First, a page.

Tax Bill Could Divide Annuity, Fund Interests
August 28, 2000
Legislation introduced in the U.S. House in June that would lower the capital gains taxes investors involuntarily incur as a result of the distributions made within fund portfolios, has received varying reviews from representatives and executives of the mutual fund and annuity industries. The advantages the measure would give the mutual fund industry could drive a wedge between it and the annuities industry.
The bill would offer investors exemptions on taxes of up to $3,000 in reinvested capital gains distributions each year. Any gains would still be subject to capital gains taxes when the funds' shares are redeemed.
Rep. Jim Saxton (R - N.J.) introduced the bill to bring the tax treatment of mutual funds more in line with that of stocks.
"The current tax treatment of mutual fund shareholders undermines incentives for personal saving and investment, and should be ended," he said, in a statement. "Current tax law mandates that mutual funds distribute fund capital gains to shareholders. Thus, shareholders who have not realized capital gains themselves must pay federal taxes anyway, often amounting to several thousand dollars."
The bill addresses an important issue that the ICI is concerned with, said John Collins, a spokesperson for the ICI.
"The ICI has started looking at the bill and what effect it would have on shareholders," he said. "We traditionally support any measure that would provide middle income investors with tax relief but we were not involved in the drafting of the bill. But we share [Saxton's] concerns on the tax burden on investors and we recognize that this is to benefit the shareholder."
The bill would also benefit the fund industry in that it would provide investors with a greater incentive to follow a buy and hold investment strategy, Collins said. Several major fund companies have also expressed support for the bill, said Jeff Sagnip, a spokesperson for Saxton. He declined to disclose the firms' names.
Since one of the major benefits of an annuity is its tax deferral, at least one industry analyst - John Rekenthaler, author of the Rekenthaler Report - has speculated that the passage of the bill could reduce the attractiveness of annuities held outside of qualified plans. However, Peter Cummins, senior vice president at Hartford Life Insurance Company of Simsbury, Conn., disagrees.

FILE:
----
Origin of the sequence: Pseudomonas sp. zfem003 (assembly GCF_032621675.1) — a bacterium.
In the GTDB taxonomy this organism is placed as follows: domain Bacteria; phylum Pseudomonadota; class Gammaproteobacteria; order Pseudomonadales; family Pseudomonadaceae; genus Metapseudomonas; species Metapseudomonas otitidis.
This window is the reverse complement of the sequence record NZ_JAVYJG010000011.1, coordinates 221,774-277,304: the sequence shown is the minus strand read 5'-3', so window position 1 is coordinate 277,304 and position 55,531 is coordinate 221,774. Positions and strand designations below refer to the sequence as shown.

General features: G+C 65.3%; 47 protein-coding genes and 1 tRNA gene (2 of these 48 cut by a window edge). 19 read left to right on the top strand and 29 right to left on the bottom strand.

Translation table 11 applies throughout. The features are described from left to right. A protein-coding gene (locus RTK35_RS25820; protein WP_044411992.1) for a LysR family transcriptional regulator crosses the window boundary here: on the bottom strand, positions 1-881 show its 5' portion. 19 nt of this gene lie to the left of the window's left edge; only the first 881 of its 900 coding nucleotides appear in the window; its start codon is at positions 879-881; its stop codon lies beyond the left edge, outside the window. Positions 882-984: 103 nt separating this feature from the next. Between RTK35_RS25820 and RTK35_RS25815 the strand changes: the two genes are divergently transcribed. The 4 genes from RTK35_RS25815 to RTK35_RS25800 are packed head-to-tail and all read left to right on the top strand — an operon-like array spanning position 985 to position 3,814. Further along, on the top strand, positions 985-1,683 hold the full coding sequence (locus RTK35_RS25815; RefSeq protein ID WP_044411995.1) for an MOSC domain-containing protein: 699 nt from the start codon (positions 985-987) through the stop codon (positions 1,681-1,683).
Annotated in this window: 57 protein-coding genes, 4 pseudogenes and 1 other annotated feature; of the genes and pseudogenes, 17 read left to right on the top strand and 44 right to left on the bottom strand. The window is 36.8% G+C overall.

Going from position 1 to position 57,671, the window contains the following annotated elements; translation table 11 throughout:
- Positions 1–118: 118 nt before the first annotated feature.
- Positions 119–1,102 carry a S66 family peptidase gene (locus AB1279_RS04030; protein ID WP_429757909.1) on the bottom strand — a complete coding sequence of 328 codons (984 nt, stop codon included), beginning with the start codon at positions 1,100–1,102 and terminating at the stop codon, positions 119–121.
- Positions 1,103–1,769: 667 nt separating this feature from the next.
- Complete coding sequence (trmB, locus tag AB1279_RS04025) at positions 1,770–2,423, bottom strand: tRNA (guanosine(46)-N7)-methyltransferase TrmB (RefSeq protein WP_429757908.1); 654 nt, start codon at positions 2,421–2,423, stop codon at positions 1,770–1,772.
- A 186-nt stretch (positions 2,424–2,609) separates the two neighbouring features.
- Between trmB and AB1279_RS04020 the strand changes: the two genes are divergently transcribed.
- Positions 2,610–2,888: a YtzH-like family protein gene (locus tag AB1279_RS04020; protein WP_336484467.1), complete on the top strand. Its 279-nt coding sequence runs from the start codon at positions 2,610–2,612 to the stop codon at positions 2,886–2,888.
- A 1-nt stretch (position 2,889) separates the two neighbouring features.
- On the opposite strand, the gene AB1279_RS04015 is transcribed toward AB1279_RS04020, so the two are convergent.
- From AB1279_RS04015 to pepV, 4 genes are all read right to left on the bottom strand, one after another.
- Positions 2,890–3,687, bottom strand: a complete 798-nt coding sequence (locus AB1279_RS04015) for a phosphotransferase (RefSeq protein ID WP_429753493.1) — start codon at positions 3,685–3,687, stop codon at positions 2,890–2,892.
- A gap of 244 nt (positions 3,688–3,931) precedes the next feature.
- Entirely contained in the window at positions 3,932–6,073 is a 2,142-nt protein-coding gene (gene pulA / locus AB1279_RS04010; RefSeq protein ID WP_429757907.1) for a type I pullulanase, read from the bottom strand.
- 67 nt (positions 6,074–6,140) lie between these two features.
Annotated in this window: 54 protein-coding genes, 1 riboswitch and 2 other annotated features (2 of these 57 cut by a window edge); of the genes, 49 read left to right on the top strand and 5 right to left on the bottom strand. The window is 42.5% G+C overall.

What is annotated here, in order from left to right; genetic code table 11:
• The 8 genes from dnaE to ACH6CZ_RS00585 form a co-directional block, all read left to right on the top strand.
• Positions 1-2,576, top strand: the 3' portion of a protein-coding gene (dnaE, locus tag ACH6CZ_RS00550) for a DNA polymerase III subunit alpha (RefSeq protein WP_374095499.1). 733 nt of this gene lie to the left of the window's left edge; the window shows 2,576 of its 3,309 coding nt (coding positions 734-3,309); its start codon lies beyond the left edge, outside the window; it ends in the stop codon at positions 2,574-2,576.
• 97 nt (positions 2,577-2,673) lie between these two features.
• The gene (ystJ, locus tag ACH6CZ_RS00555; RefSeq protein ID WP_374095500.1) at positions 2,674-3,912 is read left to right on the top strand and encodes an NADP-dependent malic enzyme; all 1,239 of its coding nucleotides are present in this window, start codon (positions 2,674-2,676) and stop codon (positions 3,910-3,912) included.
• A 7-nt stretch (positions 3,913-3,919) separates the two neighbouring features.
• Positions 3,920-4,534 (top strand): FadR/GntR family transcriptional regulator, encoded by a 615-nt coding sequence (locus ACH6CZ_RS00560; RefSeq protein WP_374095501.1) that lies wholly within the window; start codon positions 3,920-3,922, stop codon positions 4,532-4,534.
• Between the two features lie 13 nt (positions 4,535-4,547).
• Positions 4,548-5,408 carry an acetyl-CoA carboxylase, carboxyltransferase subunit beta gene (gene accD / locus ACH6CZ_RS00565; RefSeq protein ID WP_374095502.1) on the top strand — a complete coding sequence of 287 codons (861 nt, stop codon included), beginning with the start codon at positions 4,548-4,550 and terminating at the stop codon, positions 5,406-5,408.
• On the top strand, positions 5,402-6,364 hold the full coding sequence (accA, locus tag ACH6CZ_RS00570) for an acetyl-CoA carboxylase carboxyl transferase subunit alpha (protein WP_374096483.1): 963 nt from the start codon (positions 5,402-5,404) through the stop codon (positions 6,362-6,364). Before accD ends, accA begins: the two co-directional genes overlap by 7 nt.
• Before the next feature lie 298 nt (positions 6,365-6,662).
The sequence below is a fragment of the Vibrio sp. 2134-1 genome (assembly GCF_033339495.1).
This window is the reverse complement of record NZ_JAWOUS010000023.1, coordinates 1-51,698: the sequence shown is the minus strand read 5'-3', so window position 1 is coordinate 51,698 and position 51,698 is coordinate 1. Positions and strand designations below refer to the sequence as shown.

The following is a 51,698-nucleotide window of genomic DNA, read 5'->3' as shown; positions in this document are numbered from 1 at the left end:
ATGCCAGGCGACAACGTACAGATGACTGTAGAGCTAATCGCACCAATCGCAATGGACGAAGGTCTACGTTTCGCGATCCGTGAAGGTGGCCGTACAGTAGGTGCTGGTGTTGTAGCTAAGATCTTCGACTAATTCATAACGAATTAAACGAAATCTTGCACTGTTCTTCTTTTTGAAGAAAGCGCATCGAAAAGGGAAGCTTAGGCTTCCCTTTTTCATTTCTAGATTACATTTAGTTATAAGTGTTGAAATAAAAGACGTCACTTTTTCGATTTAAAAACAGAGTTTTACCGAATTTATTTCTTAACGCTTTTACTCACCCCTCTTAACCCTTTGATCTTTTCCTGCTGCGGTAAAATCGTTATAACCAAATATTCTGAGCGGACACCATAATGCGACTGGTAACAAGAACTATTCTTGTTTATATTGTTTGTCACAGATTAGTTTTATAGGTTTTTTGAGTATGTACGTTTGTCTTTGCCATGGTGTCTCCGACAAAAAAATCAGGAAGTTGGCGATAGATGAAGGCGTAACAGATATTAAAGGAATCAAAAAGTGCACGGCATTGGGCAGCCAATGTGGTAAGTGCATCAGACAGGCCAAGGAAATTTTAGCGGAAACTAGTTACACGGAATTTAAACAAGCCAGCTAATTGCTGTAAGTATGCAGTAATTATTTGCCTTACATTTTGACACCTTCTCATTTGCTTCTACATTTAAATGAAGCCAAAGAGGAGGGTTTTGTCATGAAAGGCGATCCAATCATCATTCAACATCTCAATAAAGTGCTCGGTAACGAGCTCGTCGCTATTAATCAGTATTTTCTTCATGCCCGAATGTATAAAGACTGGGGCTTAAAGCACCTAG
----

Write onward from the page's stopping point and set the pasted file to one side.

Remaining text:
Annuities are not sold for tax purposes and have a number of other benefits that make them attractive investments, said Cummins.
"One-third of our business is in tax qualified plans to begin with," Cummins said. "Clients are interested in the other guarantees and benefits that an annuity offers, such as the ability to annuitize, the fact that it is a fixed account, and the ability to engage in dollar- cost-averaging. For non-qualified investors, an annuity does have a tax advantage, and in qualified plans, investors have the ability to liquidate their assets on a quarterly basis during their lifetime."
Cummins said the bill's cap of $3,000 is very low and investors would derive very little benefit from the exemption. It is also unlikely that a tax bill of any sort will be passed by the present Congress, he said.
The National Association for Variable Annuities of Reston, Va. has not yet taken a position on the bill, according to Tom Conner, vice president and general counsel at NAVA.